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171 of 182 people found the following review helpful
on January 13, 2001
That is the message which Huxley conveys through this follow-up to his masterpiece, Brave New World. Huxley's obsevations of modern day mind control methods, brainwashing, and propaganda are chilling. What is even more chilling is that this book was written in 1958, one can imagine what advances in these dark sciences man has taken since then. A key point in this book is that if a totalitarian state is going to exist in the present day it will almost surely be more like Huxley's Brave New World, rather than Orwell's 1984. The main reason for this is that whereas Orwell's society revolves around the threat of violence, torture, and death, Huxley's revolves around the reward system. Huxley's Brave New World lulls the masses to sleep so that they have no idea that their freedom is being taken away. Huxley predicts that we will drug people who are even slightly out of the norm for "mental illnesses" (does Prozac ring a bell?). He predicts that valuable information, information necessary for the preservation of freedom, will be subtly, very subtly, taken away from the masses while replacing it with a seemingly terrific reward (does television ring a bell?). Huxley's most frightening premise in this book is that the individual (what he and others identify as "The Great Man") is being done away with by modern "science". He recapitulates for us the great debate between the behaviorist psychologists (like Watson and Skinner) and the philosopher psychologist William James. Skinner and company believe that the individual is powerless over his environmental influences while James strongly believes in the idea of "The Great Man". (In other words did Elizabethan England create Shakespeare's plays or did Shakespeare create his plays?) Huxley tells us the bad news in bulk before getting to the obvious question What can we do? His answer can be summarized in one word, THINK!!! Think, debate, don't accept the packaged and marketed ideas that are given to you like a McDonalds cheeseburger. In Huxley's words, educated yourself for freedom. And you can start by reading a copy of this book. If your local bookstore doesn't have one, then for God's sake, for all of our sakes, find a copy quick.
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110 of 116 people found the following review helpful
on April 27, 2006
Huxley's classic tale of future dystopia seems to become more relevant with the passing of time. At its' original time of publication, some of the novel's social commentary was safety masked inside science fiction.

Today's readers may relate more to Huxley's vision of over medicated, over-sexed consumerism. With topics like genetics, DNA testing and stem-cell research constantly in the news... perhaps the yuppies of today aren't so far off from the Alpha's of the future.

The edition includes the novel, Brave New World, with the non-fiction work, Brave New World Revisted. This content is prefaced by a truly interesting foreword that offers some insights into Huxley's life and experiences. This edition also benefits from a psotscript section which includes interviews, commentary and a letter Huxley wrote to George Orwell (author of 1984).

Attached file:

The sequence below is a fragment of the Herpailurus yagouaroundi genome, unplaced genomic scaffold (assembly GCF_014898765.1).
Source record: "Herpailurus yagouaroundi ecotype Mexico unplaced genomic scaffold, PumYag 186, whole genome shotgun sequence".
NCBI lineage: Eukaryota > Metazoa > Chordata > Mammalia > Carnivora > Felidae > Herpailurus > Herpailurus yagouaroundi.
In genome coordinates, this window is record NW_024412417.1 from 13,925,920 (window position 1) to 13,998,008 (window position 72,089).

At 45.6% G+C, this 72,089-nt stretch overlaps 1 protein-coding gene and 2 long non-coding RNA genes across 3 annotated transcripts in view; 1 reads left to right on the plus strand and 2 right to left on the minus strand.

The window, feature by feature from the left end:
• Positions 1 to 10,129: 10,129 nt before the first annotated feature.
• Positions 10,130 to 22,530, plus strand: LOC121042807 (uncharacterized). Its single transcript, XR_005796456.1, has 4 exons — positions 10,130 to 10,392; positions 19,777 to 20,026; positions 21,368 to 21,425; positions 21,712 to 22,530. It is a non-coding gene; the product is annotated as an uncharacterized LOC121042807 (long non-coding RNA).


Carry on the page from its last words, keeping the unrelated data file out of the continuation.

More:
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69 of 74 people found the following review helpful
on August 20, 2001
You *MUST* read this book!
Huxley wrote a masterpiece of a book in "Brave New World". "Brave New World Revisited" is a fantastic critical analysis of "BNW", how it differs with Orwell's "1984", and the world as Huxley saw it some 30 after the book debuted. His commentary and social criticism cut deep, and this cautionary tale is perhaps more applicable today than it has ever been (as evidenced in George W. Bush's reference to "BNW" in his speech concerning government funding of stem cell research).
This surely is an important book.
The amazing thing is, though, that even as such, it is a thrill to read. The dialogue is snappy, the narration rich, and the scenarios hilarious and frightening -- often at the same time. This is SF at its best. This is SF as literature.
I cannot sing the praises of "BNW" highly enough. I will waste no more of your time talking about it -- use it to read this book instead!
Recommended for: Everyone (even those who don't normally read SF)
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87 of 97 people found the following review helpful
on October 24, 1999
Mr. Huxley started warning us in 1932, with his masterpiece, "Brave New World." In this essay-style analysis of his own book, written twenty-six years later, he takes it one big step further. Addressing everything from overpopulation to overorganization, his words ring more true with every passing year. Our society needs to lift its head from the computer screen for a few hours to read this critical work. Few, if any, have said so much in so little space. Mr. Huxley is one of the greatest thinkers of the twentieth century, and it is a criminal shame that his words are not more widely read. We should put down our endless self-help manuals and learn where our ills really begin. We need to understand how the roots serve the tree before we can improve upon the tree. Mr. Huxley is an expert gardener...
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44 of 47 people found the following review helpful
on July 29, 2005

This non-fiction book of essays, by author Aldous Huxley (1894 to 1963), examines the predictions he made in his fascinating science fiction novel written over a quarter of a century from the time he wrote this book. Huxley explains: